Friday afternoon, Patrick started a small, bright fire in the EMU train kiln we loaded last Wednesday. He burned mostly pine, kindling, and bits of the dry Christmas tree somebody left at the kiln site. It warmed the kiln slowly — not so essential, with bisque — but also left a nice sifting of ash on all the pots. We were trying to see whether a long slow firing would help us even out the firebox-to-chimney-end temperature differences. (Liz W. is right: windy, sunny days are very nice for firing.)
Jonathan Smiegel, a young schoolteacher/ MA with some tall sculptural pieces loaded near the firebox, came after work to put some hours in. The long slow fire plan required only one person at a time, but we overlapped at the beginnings and ends to share info, coffee and company.
Me, I was still in Toledo at that point, hooking the little pop-up camper to my trailer hitch, filling a basket with apples and snacks, stuffing sleeping bags and pillows into the van, and hunting down leather gloves and warm clothes.
A new student — let’s call her Wilma — had two big pots in the kiln and was scheduled to stoke from 8 to midnight. She and I often get on each other’s nerves, so my plan was to set up my camper behind the kiln site and sleep for those four hours, then get up and fire the early morning shift. I arrived and set up while Patrick was on a dinner break, so I kept Jonathan company at the firebox — occasionally helping to pull the top fire door to load, or emptying embers from the bottom, but mostly waiting for Wilma to show up.
8:00, no Wilma. By 9:00, Jonathan had to go home, so I stoked on and waited, mentally subtracting from my few remaining sleep hours, and having uncharitable thoughts. Patrick arrived and we checked the peeps, talked about temp rise and plans. Reem came by (hugely pregnant, due any day) with her husband and some snacks, and insisted on getting a hand in with stoking and scooping embers. We had a glow going, by then, and the pots looked like they were illuminated from within, sporting some promising shadows of ash.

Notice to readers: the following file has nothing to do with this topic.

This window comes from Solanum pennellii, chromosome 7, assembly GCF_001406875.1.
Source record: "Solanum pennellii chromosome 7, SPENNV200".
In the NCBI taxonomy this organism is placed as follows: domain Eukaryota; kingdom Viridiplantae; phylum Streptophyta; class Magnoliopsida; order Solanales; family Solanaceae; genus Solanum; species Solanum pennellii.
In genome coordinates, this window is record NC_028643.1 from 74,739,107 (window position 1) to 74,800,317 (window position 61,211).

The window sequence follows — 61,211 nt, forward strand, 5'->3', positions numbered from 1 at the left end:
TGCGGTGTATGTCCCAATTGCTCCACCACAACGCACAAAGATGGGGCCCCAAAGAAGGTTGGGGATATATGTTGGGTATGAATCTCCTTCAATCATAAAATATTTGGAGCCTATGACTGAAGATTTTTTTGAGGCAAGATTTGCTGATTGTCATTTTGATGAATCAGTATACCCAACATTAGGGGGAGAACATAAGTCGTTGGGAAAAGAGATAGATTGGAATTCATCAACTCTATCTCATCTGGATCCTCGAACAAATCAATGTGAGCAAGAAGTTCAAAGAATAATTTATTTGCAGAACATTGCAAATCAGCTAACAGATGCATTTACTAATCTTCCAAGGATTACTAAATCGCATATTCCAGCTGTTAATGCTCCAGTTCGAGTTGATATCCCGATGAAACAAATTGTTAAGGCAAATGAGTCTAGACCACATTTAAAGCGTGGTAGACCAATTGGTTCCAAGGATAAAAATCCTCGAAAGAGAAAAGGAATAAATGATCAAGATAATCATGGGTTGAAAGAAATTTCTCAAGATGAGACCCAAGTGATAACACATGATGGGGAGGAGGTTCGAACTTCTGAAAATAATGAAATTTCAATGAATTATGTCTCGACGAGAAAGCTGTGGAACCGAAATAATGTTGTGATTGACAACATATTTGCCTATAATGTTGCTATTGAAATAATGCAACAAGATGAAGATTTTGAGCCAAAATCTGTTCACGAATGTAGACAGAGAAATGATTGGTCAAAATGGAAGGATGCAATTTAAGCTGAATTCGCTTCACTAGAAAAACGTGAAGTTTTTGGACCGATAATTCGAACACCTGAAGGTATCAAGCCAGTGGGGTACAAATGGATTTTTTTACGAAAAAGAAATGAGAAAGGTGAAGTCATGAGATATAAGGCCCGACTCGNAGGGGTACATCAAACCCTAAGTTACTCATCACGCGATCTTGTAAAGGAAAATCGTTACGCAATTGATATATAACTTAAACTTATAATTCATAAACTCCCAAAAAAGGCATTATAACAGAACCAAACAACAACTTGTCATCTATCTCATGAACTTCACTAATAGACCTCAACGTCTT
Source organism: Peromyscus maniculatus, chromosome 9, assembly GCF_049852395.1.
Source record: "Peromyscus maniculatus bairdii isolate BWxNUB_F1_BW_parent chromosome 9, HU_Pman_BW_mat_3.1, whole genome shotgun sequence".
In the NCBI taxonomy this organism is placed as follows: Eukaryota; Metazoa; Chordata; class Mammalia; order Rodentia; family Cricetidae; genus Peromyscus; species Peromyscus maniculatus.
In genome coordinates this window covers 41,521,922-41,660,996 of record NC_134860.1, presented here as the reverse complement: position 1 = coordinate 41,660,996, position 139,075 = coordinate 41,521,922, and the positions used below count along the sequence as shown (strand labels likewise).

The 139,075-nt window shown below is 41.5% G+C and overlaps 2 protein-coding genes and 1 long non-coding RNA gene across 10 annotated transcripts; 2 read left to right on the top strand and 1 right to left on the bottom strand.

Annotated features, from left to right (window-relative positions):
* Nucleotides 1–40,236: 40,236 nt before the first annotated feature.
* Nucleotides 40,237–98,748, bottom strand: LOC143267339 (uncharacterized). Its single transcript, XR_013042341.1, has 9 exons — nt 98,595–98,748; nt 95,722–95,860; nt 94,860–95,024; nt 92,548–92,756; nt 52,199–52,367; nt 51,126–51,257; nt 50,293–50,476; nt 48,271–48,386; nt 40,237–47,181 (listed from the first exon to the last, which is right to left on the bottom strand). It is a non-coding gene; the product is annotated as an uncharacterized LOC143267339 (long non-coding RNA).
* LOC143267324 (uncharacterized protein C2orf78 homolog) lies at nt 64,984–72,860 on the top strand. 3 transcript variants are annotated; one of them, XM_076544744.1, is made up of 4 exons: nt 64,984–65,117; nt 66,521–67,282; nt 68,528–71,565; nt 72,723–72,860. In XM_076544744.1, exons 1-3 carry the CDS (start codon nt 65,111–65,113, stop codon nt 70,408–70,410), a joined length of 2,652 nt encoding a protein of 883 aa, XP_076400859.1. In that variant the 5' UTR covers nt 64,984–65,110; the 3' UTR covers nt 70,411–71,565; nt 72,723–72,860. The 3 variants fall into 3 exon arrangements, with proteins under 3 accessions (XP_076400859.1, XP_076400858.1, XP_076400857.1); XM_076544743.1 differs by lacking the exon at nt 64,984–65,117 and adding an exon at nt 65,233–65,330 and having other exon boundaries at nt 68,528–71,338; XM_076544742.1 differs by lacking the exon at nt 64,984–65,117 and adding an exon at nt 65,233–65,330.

When Wilma finally arrived, two and a half hours late, I made a hasty retreat to my sleeping bag in the pop up and tried my hardest to sleep. Loud drunks careened home from the bars to the dorms, Patrick and Reem chatted and coached Wilma, folks stopped by or wandered out of the nearby sculpture building to see what was going on. Wilma stayed for three of her four hours (though overlapping on somebody else’s shift isn’t much help.)
Patrick kept at it on his own after she left, and let me sleep until 2 a.m. when I started my shift. We chatted a while, agreed we should climb slowly and hold around two thousand degrees, and then he went to find a sleeping spot in the pop up. (I was grateful he was sleeping nearby, as it felt weird to be alone on the isolated edge of campus.) He told me to wake him in a few hours, but I got into a weird dreamy rhythm where time seemed to fly, so I just let him sleep and kept stoking until 8:30 a.m. (when Jonathan showed up with muffins and coffee.)
Friendly folks had come and gone throughout the firing, but by three in the morning it was quiet and I was finally alone. Comraderie “around the firebox” is legendary, but being alone with the kiln was great. The whole feeling of the firing changed, at that point. Personalities and conversations faded, and the stoking became something between me and the kiln, like a dance, a meditation and a science all at once.